The faster we speed into the transparent, socialized world of e-books and digital readers, and the more brick and mortar bookstores that bite the dust, the more precious and rare become the books we leave behind, and the libraries that keep them.
Not just illuminated manuscripts, or books rolled out centuries ago from Gutenberg technology, but contemporary books printed in our lifetime have transcended from primary medium to objects. Like rosaries displayed or worn as art, even ordinary books will be desirable as time goes by for their nostalgia, for the way that they meld our interior imagination with our sensuality: the touch, texture, smell, visual impact of covers, end papers, paper, ink, typography, mingled with the fingered past of old possessions.
The readers I connect with most are not anti-technology, in fact you are curious about new ways of experiencing writers and their imagined worlds. But you also are somewhat romantic about printed books, especially old books.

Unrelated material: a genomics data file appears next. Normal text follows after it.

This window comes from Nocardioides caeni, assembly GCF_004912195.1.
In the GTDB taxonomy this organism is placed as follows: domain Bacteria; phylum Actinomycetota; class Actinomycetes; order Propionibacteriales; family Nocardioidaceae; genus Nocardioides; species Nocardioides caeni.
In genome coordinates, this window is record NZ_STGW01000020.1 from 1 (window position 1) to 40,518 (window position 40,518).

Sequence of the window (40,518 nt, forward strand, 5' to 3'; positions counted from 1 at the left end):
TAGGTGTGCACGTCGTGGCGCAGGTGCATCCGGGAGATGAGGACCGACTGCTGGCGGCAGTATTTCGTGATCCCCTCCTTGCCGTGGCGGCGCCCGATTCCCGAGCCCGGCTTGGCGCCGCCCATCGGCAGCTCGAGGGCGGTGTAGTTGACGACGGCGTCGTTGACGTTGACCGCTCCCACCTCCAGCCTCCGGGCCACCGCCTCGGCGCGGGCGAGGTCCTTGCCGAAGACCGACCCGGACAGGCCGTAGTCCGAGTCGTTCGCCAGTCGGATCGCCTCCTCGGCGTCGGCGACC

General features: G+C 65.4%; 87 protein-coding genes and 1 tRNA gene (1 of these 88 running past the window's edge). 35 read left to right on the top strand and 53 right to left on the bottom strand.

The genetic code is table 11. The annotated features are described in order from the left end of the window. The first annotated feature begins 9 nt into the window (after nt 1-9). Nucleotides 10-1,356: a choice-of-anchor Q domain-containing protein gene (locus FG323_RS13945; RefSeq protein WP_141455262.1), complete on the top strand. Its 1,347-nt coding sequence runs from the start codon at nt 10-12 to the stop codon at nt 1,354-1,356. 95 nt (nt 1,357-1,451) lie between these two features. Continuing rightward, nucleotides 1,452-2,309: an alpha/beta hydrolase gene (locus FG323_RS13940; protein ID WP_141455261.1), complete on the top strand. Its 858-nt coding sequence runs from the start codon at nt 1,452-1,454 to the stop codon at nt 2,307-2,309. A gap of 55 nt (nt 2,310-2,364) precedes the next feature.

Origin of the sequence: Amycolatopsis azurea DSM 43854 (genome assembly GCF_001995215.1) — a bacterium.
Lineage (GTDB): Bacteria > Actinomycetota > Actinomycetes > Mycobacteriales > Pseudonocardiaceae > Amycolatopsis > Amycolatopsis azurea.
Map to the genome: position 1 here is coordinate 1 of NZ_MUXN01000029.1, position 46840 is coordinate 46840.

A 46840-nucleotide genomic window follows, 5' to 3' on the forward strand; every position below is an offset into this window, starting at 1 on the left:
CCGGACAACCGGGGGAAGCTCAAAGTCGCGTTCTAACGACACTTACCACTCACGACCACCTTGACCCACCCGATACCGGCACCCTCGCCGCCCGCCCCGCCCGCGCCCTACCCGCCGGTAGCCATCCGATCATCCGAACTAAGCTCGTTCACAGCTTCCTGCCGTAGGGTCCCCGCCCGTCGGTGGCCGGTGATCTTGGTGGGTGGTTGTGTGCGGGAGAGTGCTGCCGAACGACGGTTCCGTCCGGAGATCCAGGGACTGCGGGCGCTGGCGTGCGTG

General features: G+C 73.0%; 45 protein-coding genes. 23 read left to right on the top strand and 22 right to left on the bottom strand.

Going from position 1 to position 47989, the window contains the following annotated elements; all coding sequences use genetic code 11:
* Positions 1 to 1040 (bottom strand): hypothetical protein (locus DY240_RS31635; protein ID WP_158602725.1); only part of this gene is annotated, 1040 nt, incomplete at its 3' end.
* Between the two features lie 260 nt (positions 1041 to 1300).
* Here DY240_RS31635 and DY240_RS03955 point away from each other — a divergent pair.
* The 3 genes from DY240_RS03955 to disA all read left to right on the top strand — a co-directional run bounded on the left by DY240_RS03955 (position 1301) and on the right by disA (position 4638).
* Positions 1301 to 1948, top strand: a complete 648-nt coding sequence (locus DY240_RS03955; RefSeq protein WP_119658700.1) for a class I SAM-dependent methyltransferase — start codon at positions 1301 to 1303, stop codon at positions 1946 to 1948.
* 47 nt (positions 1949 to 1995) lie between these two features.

I don’t think one medium will obliterate the other, just as several channels for watching movies co-exist today. I believe through new ways of sustainable materials there will be a place for e-readers, downloads, and the bound book. Except the bound book will be more valued because of a personal meaning of that work and author to an individual rather than as a simple medium: more of a companion that’s been elevated from the thousands of e-books you have to that one story or work that resonates with your personal journey: a talisman that can be thrown into a backpack, annotated in your unique handwriting, treasured on the shelf, and which will even survive dead batteries, device crashes, and vendor glitches.